I am trying to understand the AESGcm encryption and decryption and there's one field associated data in Encryption and Decryption methods.


I want to understand what's the use of these fields during Encryption and Decryption process. It doesn't seem to be present in AESCng library. Moreover it doesn't even generate the authentication tag which is generated in AESGcm. Can anybody explain these different fields in both the algorithms and their usage.


  • 1
    $\begingroup$ Does the AESCng class implement GCM? In the class documents, I see the four original NIST modes (ECB, CBC, CFB, OFB), but not GCM. If it only supports the original 4 modes, they don't support AAD or authentication tag, hence it wouldn't be surprising if the class wouldn't mention them either $\endgroup$
    – poncho
    Sep 29, 2022 at 16:49
  • 2
    $\begingroup$ If the question is about what Additional Authenticated Data is, see this. If the question is about APIs, well that's rather off-topic, and a tad unclear. In particular, is the question's AESGcm the AesGcm .NET class, or AES-GCM (the operating mode for AES that AesGcm implements), or what exactly? As pointed by the above comment, it does not look like AesCng does AES-GCM. $\endgroup$
    – fgrieu
    Sep 29, 2022 at 16:57

1 Answer 1


Can anybody explain these different fields in both the algorithms and their usage.

Both these fields are designed to detect it if someone in the middle tries to play games with the encrypted data. That is, if the receiver decrypts the data, GCM tries to ensure that the data he received is precisely what the sender sent.

The authentication tag is the easiest to understand; it's a complex function of the ciphertext; if the attacker generates his own ciphertext (or modifies one that was sent), we have a provably [1] low probability that the tag the attacker sent will be the tag computed by the receiver; if the tag doesn't match, the message is rejected.

The Additional Authenticated Data (AAD) is there to address a more subtle issue; what if the attacker takes a message that was sent in one context, and resend it into another. To take a fancible example, we can have:

Alice: Encrypt("Do you like ice cream") -> Bob
Alice:                 <- Encrypt("Yes") : Bob
Alice: Encrypt("Will you marry me" ) ->    Bob

If a prankster were to take Bob's first yes (to an innocuous question) and repeat it to Alice, well, Alice may think that Bob just accepted her marriage proposal.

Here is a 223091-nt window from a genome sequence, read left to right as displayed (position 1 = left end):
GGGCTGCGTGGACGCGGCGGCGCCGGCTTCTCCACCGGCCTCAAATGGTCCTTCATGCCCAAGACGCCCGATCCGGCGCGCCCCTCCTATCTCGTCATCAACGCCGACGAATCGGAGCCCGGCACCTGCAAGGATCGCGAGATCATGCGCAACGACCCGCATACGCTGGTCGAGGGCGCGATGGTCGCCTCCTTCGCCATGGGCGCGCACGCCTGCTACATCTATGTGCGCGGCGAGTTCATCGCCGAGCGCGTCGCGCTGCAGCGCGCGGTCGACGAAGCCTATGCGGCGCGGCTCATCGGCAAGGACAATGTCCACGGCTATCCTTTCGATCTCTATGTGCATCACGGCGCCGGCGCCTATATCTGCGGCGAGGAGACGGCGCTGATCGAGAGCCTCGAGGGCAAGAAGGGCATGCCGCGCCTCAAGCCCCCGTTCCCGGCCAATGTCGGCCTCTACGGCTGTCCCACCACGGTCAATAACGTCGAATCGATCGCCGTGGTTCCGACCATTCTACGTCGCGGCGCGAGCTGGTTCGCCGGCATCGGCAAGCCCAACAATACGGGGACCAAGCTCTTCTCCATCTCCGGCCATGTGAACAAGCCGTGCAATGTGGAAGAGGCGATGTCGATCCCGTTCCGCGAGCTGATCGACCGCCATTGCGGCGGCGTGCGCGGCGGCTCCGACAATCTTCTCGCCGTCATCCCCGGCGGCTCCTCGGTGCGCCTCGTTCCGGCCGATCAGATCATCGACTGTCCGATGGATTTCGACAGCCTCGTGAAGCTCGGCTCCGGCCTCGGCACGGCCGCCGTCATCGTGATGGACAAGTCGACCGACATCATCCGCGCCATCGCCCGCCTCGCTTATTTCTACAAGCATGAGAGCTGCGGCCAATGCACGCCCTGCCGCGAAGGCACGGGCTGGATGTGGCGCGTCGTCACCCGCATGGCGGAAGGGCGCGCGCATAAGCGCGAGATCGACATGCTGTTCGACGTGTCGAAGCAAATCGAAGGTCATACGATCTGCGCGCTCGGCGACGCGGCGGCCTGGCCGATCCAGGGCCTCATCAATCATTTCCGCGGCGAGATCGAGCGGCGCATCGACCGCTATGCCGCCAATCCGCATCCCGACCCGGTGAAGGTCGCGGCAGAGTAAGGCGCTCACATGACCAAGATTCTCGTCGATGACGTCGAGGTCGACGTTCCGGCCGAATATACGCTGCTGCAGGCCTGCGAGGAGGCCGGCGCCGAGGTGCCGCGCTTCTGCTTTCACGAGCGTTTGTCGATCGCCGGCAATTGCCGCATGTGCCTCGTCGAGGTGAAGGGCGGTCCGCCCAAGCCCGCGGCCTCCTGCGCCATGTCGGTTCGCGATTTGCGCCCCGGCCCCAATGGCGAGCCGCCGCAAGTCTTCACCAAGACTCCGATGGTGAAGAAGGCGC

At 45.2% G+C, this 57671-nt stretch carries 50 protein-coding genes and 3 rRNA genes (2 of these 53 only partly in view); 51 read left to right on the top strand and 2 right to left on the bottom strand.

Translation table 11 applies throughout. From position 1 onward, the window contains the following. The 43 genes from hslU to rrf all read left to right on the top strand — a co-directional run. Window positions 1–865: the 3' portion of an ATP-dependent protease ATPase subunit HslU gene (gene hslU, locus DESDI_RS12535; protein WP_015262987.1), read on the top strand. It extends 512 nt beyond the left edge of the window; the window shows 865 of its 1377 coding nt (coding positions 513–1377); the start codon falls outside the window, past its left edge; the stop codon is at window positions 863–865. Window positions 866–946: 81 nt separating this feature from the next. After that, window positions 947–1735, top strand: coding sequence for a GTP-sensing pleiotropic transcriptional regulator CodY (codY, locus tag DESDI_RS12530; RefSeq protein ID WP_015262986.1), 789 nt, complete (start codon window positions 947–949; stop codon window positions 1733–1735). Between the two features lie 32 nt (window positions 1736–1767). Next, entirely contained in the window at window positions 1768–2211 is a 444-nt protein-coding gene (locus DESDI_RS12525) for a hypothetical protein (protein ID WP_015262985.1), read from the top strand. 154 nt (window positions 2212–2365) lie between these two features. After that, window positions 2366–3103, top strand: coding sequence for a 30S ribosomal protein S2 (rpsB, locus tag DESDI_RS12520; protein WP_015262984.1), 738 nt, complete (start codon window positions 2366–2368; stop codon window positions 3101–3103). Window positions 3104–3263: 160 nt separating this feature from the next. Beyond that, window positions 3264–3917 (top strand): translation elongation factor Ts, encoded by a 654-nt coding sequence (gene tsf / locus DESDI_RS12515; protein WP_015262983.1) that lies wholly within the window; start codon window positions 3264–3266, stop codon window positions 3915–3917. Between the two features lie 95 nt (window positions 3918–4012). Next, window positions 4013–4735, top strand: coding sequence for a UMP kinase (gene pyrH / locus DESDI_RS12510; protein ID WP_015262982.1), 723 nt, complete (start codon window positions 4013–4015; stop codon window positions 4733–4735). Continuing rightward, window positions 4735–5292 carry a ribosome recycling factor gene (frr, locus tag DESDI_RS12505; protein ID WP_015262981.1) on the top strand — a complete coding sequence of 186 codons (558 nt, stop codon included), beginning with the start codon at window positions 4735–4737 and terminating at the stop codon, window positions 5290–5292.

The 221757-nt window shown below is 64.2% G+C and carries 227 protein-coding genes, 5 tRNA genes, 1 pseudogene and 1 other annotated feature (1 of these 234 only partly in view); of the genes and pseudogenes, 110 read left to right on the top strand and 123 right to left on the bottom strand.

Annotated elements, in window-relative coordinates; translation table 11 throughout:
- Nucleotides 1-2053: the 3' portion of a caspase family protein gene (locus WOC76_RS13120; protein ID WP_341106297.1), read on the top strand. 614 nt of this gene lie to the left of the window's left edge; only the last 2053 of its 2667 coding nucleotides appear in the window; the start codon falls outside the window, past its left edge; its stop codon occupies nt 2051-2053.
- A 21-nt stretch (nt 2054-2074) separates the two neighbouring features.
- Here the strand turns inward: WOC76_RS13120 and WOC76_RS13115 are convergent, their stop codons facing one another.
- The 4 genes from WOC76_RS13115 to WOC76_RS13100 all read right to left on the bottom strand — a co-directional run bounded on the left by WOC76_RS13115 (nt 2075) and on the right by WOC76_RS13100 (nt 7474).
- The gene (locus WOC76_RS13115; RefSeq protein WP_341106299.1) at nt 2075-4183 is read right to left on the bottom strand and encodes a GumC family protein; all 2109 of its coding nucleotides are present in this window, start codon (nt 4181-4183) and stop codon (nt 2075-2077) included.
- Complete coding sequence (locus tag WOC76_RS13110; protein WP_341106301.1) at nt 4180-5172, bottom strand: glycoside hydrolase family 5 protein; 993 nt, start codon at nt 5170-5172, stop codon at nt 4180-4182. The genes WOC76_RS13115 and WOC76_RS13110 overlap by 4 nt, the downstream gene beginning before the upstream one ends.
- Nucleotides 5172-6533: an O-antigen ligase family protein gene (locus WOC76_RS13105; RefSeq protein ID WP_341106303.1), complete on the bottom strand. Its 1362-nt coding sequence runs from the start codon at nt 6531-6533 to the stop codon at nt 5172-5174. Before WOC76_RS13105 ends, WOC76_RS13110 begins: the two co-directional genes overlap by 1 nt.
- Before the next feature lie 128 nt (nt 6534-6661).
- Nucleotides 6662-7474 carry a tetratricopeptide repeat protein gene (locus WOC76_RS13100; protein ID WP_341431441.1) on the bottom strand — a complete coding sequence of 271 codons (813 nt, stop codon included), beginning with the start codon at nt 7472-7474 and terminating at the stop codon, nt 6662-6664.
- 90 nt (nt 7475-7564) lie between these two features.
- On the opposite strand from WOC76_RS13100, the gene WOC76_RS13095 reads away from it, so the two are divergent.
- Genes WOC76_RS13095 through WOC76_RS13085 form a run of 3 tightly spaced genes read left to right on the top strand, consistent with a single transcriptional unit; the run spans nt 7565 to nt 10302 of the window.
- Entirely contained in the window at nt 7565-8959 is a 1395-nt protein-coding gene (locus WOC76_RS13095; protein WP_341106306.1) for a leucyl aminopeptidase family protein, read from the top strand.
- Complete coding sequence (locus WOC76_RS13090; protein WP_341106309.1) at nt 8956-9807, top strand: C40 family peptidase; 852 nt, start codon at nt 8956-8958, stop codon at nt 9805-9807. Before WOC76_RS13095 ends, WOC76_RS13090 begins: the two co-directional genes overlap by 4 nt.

AAD is there to frustrate such pranksters; with each GCM encryption, the AAD can be used to signify the context that the encryption was sent. During encryption, Alice encrypts with the AAD that corresponds to the context she means; Bob decrypts with the AAD that corresponds to the context he meant. If Bob receives the message in the wrong context (for example, the answer to the wrong question), the tags won't match, and the message will be rejected.

The AAD can be any string that identifies the encryption; it might be just a serial number (e.g. "1" for the first message, "2" for the second); in my whimsical example, the AAD for the answers might just be the question the answer was to.

And, if you're using GCM in such a way where you are only encrypting only a single message with a key (e.g. as the symmetric part of IES), you can leave it out (because you don't need the security service that it provides).

[1]: Any such provability statement makes assumptions: the ones here are a) the attacker doesn't know the AES key, b) AES isn't broken, c) the attacker hasn't seen two different valid ciphertexts messages with the same nonce

  • $\begingroup$ What you are saying is that AAD could be just any string and doesn't really play any role in the encryption. For example you gave Alice : Encrypt(will you marry me), AAD: MarriageProposal -> Bob Alice:Encrypt (Do you like icecream), AAD: Random chat -> Bob Correct me if i am wrong. $\endgroup$ Sep 29, 2022 at 17:13
  • $\begingroup$ @Captain_Levi: actually, it does play a role in the encryption (specifically, in the creation of the authentication tag). On the other hand, yes, AAD could be just any string (I believe there's a length limit, but it's ridiculously large...) $\endgroup$
    – poncho
    Sep 29, 2022 at 17:20
  • $\begingroup$ @Captain_Levi: as for your example, yes, it would work - however the decryptor needs to have the AAD in hand before he decrypts. Hence, the tags MarriageProposal and Random chat would need to be sent along with the ciphertext. Depending on our security goals, we might not want to leak that. However, there are other ways to formulate AADs $\endgroup$
    – poncho
    Sep 29, 2022 at 17:30
  • $\begingroup$ any algorithm followed to generate the authentication tag on basis of AAD? $\endgroup$ Sep 29, 2022 at 18:14

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